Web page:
Saturday, March 1, 2008

What more will it take?

If there was ever a time to bring down the Conservative government, it is now. First, we learn that the Cons are trying to push through a bill in the Senate that would give the feds the right to censor "objectionable" films if they are "overtly" sexual, violent or hateful. This one has gotten the attention of the Hollywood Reporter, one of the two major trade publications in LA, over whether it might affect location shoots in Canada. The problem is that often the tax credits are applied for well after principal photography is completed and a movie is into post-production.

Many of us may remember the sex farce Bubbles Galore back in 1996 and which was later broadcast on Showcase. It was a truly awful film, although also very hilarious. The controversy was over why an arms-length agency of the government would authorize funding for such a movie which barely skirted the line of soft-core pornography which Canadian rules forbid funding for.

Why wouldn't they fund such a movie? Many of the films "approved" by Telefilm Canada (99% in fact) have been a hundred times worse and only a hundredth as popular. It was probably one of the few films that actually made money for the feds.

The other, of course, is the affair that is becoming known as "Cadmangate." We now have three sources -- Chuck Cadman's widow, daughter and son-in-law all insisting the story about his being offered a million dollar bribe is authentic.

Harper, by his own words, said he let the two goons who made the offer go ahead and try although Harper himself said that they were wasting their time. If this was a leader who was crowing for weeks during the spring of 2005 about the perceived lack of ethics of the Liberals (as they were then constituted) and that things would be very different if he was running things, why in God's name would he have let them make the offer in the first place?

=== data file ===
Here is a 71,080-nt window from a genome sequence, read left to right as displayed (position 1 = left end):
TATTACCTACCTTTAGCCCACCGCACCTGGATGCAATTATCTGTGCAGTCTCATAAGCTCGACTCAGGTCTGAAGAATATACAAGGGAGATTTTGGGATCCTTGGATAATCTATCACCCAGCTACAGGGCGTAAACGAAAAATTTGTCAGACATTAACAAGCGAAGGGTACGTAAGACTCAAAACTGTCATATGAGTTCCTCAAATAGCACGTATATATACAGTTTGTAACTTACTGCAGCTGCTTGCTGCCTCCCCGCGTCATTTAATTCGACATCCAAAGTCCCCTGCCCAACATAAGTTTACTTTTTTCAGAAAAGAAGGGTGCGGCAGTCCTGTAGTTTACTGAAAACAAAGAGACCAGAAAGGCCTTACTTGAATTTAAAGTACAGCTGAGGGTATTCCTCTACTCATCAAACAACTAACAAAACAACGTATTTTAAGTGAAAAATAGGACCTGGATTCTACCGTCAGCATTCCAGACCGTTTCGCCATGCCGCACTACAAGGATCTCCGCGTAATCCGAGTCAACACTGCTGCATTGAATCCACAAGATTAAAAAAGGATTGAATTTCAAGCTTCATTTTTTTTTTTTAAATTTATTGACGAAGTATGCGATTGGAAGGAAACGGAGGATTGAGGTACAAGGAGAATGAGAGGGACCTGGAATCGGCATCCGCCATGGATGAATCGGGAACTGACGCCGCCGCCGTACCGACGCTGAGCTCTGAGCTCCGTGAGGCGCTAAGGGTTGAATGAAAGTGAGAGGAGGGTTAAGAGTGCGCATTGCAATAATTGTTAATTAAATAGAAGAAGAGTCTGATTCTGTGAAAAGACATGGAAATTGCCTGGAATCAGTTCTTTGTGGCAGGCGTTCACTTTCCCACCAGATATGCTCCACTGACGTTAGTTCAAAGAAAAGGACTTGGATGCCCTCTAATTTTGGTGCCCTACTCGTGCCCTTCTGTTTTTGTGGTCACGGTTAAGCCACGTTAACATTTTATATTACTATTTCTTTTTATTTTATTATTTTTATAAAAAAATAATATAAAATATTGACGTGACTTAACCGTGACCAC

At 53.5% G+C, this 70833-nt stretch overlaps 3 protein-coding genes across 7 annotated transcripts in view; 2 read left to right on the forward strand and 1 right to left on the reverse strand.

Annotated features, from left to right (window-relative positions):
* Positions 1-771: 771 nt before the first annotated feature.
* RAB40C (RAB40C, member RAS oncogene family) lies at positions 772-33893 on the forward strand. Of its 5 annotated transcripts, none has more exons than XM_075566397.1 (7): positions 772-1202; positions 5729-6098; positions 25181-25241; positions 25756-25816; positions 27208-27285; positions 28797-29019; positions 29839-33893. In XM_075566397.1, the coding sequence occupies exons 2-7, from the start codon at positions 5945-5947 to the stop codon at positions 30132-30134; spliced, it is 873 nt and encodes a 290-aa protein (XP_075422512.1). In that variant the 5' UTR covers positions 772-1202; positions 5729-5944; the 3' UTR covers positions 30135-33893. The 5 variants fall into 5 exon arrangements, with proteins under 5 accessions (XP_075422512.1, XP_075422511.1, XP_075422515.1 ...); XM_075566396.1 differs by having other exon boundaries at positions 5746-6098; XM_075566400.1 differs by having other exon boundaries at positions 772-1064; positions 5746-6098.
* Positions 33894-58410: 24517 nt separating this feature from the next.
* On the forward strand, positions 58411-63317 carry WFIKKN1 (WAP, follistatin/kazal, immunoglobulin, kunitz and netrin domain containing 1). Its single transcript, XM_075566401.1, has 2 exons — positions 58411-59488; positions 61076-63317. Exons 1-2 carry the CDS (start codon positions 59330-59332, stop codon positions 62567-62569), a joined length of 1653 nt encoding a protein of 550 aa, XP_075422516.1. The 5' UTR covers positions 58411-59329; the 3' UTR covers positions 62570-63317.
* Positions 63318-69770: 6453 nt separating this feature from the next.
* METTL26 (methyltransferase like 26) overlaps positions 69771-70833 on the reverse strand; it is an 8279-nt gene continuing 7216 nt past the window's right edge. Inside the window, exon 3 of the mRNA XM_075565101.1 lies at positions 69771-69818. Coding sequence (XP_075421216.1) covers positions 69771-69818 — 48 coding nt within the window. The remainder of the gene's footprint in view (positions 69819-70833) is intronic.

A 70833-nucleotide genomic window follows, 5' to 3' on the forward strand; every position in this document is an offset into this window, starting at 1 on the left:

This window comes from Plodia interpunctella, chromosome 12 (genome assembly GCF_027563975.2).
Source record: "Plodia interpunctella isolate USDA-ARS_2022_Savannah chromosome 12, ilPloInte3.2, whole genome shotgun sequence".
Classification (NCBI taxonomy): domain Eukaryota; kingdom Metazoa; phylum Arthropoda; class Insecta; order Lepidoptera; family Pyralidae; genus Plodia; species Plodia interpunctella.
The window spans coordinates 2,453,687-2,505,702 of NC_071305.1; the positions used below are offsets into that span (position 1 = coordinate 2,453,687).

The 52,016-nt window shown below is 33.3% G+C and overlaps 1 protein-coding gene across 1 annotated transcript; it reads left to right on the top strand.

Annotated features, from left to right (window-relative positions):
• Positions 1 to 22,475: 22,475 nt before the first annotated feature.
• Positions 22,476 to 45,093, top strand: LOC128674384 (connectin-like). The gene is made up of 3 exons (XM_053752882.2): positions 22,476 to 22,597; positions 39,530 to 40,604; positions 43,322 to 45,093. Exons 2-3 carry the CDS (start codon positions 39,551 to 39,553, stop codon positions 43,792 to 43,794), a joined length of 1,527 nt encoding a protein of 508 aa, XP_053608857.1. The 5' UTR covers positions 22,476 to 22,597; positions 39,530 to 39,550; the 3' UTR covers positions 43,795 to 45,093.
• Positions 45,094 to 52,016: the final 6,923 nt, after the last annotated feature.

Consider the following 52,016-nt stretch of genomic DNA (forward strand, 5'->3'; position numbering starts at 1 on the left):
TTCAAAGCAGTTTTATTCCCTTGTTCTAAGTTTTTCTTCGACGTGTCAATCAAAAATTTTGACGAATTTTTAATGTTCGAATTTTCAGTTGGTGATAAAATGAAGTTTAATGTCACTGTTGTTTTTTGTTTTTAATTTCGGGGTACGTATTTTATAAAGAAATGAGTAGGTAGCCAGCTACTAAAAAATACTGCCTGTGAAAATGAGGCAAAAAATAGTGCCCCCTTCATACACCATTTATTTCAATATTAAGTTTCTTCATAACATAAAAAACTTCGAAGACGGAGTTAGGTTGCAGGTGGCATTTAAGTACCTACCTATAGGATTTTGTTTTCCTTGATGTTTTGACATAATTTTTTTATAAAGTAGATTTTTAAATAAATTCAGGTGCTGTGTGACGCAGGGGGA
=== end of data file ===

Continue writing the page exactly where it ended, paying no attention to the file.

Doesn't Harper understand that one can't have two rules -- one for himself and one for everyone else? The concept of due process implies among other things, similar cases will result in similar sanctions. A bribe is a bribe whether it's money promised now or in the future. Making the offer is itself a crime, and agreeing to an attempt to make it would also be such; in the same way that hiring a hit man to commit a murder is the same in the law as doing the dirty deed oneself.

It's up to the Mounties, of course, to determine whether a crime was committed. This isn't just a failure of the sniff test, it's a backup of the RV sewer disposal unit at a trailer park or truck stop.

The Liberals in Ottawa have no more excuses. It's time to force an election, and let the people decide if Harper's test drive has gone on long enough. Drop the hammer, now -- and let the buffalo chips fall where they may.

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Anonymous said...

The chances of the Liberal Opposition bringing the government down anytime in the near future are somewhere between slim and none.

They know they cannot win a majority and anything less than a minority government (iffy at best)means a change in leadership - something they badly need IMO.

That, and nothing else, is what is guiding Her Majesties Loyal Opposition these days. What may, or may not, be good for Canada and Canadians is a distant second to party politics.

wilson said...

Bill C10, is in the 3rd reading in the SENATE.
Harper can't push thru anything in a minority govt, unless he makes it a confidence vote.